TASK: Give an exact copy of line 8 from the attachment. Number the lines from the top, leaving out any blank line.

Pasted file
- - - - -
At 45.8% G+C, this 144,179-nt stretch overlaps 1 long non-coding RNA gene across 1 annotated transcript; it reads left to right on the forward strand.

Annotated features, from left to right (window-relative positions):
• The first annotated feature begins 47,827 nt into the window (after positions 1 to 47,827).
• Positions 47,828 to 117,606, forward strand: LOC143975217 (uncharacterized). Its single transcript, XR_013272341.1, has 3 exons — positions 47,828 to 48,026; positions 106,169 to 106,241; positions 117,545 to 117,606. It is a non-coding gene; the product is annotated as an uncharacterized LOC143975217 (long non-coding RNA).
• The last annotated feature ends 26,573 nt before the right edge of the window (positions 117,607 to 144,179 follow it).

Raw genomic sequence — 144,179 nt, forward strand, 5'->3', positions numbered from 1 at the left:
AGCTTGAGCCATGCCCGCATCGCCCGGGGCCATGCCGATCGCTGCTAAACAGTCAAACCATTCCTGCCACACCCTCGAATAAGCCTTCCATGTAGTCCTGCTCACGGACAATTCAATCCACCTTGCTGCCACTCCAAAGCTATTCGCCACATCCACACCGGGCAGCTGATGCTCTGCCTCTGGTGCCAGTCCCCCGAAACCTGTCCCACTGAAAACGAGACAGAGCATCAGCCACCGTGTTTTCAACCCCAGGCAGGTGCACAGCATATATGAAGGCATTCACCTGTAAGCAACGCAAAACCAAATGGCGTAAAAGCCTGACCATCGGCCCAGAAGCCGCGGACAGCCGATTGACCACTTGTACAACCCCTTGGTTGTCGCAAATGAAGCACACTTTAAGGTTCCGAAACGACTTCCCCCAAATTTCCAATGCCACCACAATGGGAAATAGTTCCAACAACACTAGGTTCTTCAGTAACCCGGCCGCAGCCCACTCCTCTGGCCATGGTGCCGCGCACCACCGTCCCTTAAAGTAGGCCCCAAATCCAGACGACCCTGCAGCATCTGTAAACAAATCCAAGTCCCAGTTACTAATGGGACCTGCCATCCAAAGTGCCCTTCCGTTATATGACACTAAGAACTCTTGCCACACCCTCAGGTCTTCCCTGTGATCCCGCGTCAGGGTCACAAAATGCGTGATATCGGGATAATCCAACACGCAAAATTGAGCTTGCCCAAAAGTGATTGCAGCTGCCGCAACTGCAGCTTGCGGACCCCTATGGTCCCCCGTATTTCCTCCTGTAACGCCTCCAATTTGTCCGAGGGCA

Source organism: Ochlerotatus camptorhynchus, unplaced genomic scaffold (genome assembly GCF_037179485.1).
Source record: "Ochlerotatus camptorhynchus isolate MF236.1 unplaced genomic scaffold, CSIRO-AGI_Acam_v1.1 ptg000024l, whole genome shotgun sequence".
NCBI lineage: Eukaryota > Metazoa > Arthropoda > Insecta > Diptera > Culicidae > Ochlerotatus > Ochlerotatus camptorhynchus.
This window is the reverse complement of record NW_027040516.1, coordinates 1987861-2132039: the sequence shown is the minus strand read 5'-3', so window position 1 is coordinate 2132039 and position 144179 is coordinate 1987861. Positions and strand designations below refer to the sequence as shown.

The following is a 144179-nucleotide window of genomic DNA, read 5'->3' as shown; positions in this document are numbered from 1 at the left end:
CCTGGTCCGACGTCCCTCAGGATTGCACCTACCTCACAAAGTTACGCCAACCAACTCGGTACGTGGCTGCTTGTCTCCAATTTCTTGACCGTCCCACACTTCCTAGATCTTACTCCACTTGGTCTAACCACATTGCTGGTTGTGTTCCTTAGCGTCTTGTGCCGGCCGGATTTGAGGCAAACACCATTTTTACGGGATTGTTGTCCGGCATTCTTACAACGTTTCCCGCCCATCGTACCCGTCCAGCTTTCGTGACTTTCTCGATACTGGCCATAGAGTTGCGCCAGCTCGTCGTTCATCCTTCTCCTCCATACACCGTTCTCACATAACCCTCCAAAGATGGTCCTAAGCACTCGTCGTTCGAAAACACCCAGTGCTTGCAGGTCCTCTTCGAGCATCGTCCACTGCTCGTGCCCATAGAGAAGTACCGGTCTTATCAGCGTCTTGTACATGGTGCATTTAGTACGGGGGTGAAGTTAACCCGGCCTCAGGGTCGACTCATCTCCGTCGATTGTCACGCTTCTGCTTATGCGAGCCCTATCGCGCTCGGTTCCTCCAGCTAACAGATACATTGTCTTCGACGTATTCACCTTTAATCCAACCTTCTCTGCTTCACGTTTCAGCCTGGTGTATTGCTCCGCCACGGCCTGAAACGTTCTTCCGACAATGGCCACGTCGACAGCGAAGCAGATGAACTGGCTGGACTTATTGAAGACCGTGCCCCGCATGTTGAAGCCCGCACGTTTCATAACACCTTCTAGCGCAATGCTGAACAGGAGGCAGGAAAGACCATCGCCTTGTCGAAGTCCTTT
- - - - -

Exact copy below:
Source organism: Ochlerotatus camptorhynchus, unplaced genomic scaffold (genome assembly GCF_037179485.1).